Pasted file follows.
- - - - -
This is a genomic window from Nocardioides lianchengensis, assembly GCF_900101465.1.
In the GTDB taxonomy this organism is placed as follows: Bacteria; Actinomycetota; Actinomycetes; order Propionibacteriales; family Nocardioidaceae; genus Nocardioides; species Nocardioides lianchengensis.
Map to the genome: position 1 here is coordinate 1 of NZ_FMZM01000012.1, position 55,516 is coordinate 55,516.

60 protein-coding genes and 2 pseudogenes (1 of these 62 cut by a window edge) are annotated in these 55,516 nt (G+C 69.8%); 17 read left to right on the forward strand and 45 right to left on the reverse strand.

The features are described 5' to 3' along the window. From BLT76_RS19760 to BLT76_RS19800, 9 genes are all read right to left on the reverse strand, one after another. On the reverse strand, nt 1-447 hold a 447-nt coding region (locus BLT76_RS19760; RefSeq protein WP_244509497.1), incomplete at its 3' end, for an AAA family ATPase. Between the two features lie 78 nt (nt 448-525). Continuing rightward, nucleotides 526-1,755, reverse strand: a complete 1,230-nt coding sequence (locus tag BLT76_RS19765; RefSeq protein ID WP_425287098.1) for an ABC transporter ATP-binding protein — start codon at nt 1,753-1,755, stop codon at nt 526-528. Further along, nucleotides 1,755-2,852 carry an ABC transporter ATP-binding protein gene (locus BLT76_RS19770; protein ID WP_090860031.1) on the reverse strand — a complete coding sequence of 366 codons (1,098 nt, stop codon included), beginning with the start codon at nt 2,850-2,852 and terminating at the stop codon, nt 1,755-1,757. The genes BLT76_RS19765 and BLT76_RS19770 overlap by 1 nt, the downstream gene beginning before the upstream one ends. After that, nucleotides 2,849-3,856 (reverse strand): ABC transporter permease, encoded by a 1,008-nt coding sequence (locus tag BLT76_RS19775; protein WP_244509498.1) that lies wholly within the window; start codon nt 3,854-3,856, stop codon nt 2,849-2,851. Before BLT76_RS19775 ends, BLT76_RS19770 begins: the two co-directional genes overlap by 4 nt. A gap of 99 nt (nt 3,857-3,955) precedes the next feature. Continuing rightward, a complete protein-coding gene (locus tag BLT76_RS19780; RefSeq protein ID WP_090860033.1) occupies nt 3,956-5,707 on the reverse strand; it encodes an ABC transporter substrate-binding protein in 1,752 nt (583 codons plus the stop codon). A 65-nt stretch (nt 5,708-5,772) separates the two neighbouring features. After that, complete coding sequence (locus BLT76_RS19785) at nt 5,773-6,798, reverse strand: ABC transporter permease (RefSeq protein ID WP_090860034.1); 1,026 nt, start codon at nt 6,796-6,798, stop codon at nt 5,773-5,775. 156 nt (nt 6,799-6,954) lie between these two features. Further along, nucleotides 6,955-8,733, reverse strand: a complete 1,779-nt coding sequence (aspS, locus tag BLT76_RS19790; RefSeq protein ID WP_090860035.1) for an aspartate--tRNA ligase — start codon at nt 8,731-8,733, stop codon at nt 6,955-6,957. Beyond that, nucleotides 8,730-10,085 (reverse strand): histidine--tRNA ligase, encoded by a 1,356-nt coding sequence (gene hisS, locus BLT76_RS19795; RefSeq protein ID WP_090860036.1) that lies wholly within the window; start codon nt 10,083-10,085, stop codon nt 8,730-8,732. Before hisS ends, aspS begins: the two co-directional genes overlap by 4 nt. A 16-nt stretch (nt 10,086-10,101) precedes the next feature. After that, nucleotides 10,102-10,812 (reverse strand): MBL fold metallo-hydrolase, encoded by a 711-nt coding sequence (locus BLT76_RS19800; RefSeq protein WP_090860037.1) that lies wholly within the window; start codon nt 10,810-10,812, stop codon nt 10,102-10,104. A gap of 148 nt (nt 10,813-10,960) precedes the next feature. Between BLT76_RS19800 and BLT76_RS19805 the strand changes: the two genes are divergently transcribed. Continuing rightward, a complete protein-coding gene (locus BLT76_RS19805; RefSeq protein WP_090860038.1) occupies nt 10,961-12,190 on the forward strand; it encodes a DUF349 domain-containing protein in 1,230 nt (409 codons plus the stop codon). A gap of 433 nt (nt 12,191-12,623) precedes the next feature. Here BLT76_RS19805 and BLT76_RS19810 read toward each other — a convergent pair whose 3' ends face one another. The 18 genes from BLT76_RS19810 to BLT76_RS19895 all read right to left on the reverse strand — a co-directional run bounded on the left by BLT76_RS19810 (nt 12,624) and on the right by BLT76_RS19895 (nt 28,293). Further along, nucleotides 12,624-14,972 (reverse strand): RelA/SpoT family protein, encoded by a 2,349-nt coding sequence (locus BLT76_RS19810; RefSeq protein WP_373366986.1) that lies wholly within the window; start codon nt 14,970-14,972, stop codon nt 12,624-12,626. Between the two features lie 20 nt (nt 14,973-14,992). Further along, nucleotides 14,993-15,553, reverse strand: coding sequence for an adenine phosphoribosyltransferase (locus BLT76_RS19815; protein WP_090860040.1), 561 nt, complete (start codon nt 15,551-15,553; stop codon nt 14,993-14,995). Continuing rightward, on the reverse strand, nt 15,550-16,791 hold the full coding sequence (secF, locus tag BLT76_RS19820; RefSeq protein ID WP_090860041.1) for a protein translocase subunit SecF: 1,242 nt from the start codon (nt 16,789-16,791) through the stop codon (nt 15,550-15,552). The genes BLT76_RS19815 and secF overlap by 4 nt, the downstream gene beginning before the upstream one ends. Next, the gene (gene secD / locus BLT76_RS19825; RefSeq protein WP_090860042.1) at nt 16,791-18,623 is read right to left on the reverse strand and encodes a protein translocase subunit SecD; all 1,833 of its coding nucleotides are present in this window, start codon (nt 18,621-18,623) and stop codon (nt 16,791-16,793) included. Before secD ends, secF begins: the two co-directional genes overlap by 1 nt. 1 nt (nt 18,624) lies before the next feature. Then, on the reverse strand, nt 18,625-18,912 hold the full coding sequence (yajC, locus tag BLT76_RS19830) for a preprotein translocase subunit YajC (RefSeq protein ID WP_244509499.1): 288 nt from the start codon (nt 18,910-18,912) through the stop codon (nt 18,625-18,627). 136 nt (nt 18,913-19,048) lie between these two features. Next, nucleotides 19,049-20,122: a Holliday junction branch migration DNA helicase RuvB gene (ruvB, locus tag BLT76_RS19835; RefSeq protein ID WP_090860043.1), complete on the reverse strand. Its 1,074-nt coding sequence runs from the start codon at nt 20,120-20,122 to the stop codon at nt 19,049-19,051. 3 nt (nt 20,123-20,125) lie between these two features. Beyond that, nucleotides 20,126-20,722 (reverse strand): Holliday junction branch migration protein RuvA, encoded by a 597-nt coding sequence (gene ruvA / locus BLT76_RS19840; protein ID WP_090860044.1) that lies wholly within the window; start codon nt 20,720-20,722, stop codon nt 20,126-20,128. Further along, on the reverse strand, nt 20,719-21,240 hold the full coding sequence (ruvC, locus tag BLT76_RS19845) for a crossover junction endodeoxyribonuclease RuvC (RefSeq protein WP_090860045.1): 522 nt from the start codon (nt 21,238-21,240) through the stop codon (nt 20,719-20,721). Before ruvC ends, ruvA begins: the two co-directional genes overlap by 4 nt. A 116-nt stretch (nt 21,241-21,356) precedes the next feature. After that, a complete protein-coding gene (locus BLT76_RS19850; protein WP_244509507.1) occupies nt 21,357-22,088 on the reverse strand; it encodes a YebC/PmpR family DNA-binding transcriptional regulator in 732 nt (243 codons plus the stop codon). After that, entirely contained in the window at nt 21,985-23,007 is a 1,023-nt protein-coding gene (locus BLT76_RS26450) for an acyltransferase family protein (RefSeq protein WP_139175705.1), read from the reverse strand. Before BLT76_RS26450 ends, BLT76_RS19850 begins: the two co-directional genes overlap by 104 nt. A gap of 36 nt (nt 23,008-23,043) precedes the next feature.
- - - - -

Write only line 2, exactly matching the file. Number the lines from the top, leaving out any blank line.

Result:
In the GTDB taxonomy this organism is placed as follows: Bacteria; Actinomycetota; Actinomycetes; order Propionibacteriales; family Nocardioidaceae; genus Nocardioides; species Nocardioides lianchengensis.